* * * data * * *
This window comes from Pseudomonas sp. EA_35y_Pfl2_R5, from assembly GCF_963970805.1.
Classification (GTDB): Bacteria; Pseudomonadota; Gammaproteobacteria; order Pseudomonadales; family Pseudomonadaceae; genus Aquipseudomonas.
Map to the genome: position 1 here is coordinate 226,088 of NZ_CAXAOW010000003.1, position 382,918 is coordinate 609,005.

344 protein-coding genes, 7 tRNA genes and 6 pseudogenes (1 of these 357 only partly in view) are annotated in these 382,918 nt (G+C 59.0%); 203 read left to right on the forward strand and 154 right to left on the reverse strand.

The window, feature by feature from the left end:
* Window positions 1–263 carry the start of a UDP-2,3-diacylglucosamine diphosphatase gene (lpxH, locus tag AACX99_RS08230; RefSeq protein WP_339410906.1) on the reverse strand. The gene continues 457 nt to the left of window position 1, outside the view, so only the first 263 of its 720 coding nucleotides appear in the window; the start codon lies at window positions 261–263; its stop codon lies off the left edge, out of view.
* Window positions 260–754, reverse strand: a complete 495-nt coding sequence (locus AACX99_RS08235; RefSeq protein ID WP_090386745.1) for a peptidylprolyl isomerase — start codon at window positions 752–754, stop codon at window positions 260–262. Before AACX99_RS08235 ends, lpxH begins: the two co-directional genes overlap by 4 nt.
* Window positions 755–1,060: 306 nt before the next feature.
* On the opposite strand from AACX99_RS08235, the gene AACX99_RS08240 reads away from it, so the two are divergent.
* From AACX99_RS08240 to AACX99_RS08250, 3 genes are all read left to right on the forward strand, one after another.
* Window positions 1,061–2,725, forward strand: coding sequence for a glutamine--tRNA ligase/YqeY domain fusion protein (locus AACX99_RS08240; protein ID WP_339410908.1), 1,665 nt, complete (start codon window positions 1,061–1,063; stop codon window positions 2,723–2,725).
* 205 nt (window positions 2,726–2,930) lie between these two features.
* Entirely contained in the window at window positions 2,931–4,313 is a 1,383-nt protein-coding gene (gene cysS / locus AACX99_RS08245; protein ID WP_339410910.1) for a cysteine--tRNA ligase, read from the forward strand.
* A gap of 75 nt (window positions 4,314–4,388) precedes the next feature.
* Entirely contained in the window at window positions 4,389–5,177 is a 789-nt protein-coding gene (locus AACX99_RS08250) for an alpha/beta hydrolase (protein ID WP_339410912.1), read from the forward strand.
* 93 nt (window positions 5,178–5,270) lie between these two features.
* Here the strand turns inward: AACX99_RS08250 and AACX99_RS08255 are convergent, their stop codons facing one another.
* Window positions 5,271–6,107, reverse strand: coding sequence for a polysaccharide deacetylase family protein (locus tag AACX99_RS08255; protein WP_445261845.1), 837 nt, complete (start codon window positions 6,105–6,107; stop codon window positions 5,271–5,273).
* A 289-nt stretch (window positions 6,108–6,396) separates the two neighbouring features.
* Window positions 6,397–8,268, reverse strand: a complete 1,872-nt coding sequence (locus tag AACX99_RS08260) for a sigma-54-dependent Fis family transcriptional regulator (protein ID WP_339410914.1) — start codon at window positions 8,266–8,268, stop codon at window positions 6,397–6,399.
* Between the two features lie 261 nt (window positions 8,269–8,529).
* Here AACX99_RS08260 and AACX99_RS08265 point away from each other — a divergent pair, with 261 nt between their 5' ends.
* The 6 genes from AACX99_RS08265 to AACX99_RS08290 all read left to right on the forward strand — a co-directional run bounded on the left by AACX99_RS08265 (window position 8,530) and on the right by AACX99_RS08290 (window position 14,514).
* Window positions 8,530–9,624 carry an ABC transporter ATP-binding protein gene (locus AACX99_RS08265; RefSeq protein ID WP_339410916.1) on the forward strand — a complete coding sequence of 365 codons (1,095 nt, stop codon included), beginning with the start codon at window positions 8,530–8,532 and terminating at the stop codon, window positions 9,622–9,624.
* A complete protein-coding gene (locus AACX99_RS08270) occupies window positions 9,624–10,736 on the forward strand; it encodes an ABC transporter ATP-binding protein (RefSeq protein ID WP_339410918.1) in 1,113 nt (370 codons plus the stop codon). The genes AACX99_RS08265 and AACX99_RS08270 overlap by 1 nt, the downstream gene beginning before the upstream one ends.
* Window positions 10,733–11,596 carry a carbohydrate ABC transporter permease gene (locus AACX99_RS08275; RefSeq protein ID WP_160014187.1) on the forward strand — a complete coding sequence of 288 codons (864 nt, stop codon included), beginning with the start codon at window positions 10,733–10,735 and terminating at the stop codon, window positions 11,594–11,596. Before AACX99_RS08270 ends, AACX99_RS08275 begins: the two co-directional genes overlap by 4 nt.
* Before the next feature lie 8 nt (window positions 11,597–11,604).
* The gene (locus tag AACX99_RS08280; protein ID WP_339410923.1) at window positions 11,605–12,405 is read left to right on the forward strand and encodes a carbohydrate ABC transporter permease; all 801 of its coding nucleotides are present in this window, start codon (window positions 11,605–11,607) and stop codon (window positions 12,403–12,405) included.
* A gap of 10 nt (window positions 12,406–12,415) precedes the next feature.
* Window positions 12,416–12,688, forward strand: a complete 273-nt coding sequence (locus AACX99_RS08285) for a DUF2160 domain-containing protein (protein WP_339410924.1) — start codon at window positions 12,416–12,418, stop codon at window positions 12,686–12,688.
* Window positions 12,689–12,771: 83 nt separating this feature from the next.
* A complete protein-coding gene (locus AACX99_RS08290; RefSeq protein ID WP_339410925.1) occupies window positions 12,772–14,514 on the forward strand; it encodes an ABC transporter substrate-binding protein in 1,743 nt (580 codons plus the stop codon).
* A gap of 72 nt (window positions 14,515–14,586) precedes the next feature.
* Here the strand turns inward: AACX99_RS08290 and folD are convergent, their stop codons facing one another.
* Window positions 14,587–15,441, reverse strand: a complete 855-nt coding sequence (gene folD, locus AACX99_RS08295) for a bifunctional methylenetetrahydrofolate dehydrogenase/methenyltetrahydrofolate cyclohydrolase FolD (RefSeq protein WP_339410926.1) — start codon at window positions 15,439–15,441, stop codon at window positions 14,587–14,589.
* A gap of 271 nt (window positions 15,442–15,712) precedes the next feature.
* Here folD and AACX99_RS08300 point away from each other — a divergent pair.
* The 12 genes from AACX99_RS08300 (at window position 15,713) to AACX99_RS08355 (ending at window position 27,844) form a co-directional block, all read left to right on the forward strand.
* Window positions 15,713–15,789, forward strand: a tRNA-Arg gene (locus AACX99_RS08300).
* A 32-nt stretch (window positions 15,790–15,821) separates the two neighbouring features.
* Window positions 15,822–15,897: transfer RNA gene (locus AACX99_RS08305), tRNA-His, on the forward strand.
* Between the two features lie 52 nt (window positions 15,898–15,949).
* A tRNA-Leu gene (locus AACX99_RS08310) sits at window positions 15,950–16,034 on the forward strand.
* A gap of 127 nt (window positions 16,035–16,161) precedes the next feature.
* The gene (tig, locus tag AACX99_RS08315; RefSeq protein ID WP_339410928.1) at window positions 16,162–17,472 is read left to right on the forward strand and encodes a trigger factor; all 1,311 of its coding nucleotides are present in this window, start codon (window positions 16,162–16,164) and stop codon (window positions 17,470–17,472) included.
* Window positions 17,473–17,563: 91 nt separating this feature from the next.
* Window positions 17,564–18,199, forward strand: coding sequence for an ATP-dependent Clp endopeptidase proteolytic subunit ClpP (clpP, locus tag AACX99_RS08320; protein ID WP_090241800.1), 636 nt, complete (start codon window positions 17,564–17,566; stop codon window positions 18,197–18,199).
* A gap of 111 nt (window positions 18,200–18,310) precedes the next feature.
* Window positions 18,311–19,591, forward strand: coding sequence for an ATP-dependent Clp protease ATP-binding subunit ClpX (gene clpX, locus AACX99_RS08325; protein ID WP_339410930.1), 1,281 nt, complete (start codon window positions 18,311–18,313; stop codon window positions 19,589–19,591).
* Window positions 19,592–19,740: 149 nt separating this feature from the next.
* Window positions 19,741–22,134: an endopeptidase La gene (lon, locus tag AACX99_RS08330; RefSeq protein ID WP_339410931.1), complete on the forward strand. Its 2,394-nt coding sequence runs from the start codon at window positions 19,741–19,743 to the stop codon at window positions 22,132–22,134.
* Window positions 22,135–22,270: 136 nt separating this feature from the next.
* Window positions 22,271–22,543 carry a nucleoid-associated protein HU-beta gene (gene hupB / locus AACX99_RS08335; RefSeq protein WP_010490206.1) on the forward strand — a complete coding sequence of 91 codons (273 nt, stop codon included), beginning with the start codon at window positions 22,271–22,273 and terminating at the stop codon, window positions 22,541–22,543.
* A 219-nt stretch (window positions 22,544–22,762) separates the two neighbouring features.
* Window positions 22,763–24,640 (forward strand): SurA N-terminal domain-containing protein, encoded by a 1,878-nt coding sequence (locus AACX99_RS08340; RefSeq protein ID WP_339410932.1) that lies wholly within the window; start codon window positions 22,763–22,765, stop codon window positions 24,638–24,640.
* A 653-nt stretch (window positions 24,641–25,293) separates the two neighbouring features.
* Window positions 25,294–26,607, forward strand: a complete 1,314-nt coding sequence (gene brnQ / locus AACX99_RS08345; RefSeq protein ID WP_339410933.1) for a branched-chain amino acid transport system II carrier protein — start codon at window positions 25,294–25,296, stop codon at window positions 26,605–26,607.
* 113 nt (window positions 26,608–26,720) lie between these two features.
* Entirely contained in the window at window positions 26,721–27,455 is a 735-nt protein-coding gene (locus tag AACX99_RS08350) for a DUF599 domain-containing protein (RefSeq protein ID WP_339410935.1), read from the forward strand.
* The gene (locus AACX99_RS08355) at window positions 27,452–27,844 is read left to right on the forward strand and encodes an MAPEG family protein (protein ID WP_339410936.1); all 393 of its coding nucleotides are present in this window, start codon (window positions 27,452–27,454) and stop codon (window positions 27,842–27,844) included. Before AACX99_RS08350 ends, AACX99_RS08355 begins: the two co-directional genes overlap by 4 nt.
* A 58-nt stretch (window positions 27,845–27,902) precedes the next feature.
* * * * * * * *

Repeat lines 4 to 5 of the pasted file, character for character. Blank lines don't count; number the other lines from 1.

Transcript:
344 protein-coding genes, 7 tRNA genes and 6 pseudogenes (1 of these 357 only partly in view) are annotated in these 382,918 nt (G+C 59.0%); 203 read left to right on the forward strand and 154 right to left on the reverse strand.

The window, feature by feature from the left end: